Tag: nonviolence

Thoughts on How to Stop the Violence

Yesterday, 19 children and 2 adults lost their lives at Robb Elementary in Uvalde, Texas. That means we’re at nearly 250 school shootings since back when Columbine first shocked and terrified us all. Thousands of children and their caregivers and teachers have died. Others have been left behind to struggle with the loss.

Each time another shooting happens the response is much the same. We cry. We mourn. We say this must never happen again. Yet, it happens again. Why?

It happens because there are no easy answers. It happens because the changes needed are needed at many levels; personal, community, political, maybe even spiritual. It happens because the changes require more than the wonderful organizers who are already out there working day and night trying to save the world. The changes require all of us taking action. There are many ways to take action each day. Some listed here may seem obvious and direct. Others may leave you questioning a little. That’s okay. My thoughts here are based on the idea that everything is connected.

  • Tell someone that you love them. If you’ve already told them, tell them again. We all need to hear these words over and over again to hold our souls together and no one wants to say goodbye with these words unsaid.
  • Breathe deeply before you act and then act with the seventh generation in your mind and your heart. Some may ask what this means. The idea of the seventh generation is simple. Imagine a long tunnel. If you look down that tunnel, way down at the other end you’ll see a baby. That baby is the seventh generation, roughly 150 years from now. If you do right by that child, you’ll be doing right for today. Always treat that baby with love and respect.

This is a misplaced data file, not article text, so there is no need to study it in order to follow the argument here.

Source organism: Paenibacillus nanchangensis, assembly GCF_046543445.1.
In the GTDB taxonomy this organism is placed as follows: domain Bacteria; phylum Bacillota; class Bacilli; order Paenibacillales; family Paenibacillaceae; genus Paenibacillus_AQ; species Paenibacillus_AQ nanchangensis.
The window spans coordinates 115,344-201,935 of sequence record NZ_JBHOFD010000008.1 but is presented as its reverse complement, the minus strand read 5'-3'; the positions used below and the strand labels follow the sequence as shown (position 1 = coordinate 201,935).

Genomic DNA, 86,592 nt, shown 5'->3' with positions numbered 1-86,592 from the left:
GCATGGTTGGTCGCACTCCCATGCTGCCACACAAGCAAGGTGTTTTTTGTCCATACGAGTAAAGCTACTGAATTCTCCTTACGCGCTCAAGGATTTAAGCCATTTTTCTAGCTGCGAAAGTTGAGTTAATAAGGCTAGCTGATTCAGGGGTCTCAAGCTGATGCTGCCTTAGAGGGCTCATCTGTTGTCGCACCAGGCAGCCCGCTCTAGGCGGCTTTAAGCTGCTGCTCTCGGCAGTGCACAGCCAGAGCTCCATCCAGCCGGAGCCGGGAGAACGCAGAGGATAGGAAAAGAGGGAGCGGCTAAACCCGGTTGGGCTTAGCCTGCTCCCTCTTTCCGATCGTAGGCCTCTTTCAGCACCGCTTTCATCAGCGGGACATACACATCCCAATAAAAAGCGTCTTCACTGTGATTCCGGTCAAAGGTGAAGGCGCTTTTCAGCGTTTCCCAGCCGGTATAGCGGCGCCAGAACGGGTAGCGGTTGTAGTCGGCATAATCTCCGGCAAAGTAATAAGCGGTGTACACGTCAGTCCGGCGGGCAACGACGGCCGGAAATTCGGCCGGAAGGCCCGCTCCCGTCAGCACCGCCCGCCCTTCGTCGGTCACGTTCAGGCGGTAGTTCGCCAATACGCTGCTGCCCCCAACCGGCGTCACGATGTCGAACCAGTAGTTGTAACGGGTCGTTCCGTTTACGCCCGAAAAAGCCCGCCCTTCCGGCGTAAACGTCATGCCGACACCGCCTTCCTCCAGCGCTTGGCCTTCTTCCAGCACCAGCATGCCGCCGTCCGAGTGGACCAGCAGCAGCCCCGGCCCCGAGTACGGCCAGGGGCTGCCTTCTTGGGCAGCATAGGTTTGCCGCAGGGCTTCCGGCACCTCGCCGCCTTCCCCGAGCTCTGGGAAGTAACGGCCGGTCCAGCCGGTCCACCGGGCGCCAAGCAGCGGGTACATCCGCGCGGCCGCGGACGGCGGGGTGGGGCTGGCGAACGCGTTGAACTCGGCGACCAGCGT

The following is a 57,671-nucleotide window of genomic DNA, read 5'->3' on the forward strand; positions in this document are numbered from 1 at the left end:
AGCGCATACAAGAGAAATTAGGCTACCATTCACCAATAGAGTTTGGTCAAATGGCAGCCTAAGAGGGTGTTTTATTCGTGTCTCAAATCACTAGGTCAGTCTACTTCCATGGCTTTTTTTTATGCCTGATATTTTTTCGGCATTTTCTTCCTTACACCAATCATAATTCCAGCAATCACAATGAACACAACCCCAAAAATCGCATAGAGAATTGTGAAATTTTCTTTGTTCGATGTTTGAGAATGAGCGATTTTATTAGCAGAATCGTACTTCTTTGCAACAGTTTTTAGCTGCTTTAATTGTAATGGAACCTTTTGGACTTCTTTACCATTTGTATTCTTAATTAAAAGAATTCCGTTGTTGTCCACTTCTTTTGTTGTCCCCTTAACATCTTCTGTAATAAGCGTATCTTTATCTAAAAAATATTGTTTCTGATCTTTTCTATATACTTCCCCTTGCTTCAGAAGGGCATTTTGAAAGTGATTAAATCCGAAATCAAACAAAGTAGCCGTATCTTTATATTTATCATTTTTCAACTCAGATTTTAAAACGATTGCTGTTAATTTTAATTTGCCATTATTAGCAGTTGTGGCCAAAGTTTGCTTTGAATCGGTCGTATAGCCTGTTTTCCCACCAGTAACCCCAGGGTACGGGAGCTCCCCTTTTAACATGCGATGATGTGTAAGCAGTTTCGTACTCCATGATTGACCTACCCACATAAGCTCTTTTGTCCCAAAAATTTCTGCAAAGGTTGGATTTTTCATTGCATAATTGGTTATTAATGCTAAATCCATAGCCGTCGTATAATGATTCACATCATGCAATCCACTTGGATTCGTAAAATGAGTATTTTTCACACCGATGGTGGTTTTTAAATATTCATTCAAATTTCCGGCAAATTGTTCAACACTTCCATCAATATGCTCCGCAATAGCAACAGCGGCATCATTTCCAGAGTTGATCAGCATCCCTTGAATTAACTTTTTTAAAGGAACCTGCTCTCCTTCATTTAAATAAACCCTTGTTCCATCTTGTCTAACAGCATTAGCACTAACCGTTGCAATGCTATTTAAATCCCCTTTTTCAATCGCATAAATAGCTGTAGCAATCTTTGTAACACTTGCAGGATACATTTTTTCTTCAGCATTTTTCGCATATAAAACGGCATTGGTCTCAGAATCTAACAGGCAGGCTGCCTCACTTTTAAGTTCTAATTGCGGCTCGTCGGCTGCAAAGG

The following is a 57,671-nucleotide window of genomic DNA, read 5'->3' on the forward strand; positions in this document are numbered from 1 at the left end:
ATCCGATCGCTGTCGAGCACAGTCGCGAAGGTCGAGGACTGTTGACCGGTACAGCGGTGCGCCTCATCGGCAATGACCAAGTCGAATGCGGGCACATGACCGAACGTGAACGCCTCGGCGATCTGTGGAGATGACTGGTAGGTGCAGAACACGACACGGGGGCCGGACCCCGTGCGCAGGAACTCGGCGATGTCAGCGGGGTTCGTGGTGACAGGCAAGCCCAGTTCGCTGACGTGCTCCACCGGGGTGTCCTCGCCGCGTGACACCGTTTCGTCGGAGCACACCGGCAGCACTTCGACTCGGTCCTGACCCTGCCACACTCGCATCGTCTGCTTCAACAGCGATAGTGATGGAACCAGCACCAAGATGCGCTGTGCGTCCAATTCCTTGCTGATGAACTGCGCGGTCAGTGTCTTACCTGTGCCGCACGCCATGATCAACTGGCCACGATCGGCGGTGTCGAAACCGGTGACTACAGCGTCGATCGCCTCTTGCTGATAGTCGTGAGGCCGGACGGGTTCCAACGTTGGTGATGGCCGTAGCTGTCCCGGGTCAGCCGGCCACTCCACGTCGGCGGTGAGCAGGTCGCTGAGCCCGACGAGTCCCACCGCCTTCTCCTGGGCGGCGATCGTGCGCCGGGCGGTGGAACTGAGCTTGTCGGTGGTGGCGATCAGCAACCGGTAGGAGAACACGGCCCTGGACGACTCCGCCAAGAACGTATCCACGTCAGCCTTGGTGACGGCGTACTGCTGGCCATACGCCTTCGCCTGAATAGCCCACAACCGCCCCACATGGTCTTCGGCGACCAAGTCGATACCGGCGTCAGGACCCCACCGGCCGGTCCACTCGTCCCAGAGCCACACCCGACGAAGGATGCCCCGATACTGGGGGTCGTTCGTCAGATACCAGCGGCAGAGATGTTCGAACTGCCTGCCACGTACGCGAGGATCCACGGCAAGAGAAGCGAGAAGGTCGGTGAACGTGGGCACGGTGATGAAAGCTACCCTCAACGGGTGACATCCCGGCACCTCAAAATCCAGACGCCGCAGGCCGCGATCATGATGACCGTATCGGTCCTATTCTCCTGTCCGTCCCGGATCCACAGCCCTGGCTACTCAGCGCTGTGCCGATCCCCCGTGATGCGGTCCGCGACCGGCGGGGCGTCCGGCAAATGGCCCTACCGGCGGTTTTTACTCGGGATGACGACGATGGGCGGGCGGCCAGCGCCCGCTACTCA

• You don’t have to love your enemy, but do recognize that someone loves them and that someone is a valuable person who deserves not to be hurt. Every shooter, every evil politician, every horrible whatever out there has or had someone, their parent, their child, their grandma or grandpa, or maybe a teacher or somebody who cared about them or still cares about them. You don’t have to love the horrible, just know that somebody could see something in them that was good, that was worthy of love and act with that in mind.
  • Recognize the connections. Our mental health is no accident. Good mental health depends on a healthy environment, healthy diet, financial security, and strong social support networks. We each need many things to maintain our stability. Each day we must strive to move toward fulfilling each of these needs for everyone if we are to create a healthy world.
  • Be involved. Find your piece of the action whether it’s working directly on gun safety and stopping school shootings or a hundred different issues. Follow your heart and connect with your community to make the world just a little bit better. It is by the creating of good, healthy communities of many types that we heal and we stop this senseless violence and turn instead to love.

Those are just a few thoughts for the moment. I am sure there are many more. I would love to hear yours. Take good care and wishing you all peace and healing

How Do We Respond To All The Violence?

Some of my students and I were meeting today for our regular learning circle. It turned out not to be the circle I’d expected. I’d gone in with a list of questions and updates to make sure that everyone’s community projects were on task and ready to be done in just a few weeks.

Instead, we got into other conversations. One of the topics of conversation was the recent mass shootings. We discussed how violence has become the norm, the students spoke to how their response to the growing number of shootings in our country is to do their best to ignore it. They expressed how this is the only way that they feel they have to handle the immense fear, grief, and anger. They spoke of becoming hardened to feeling.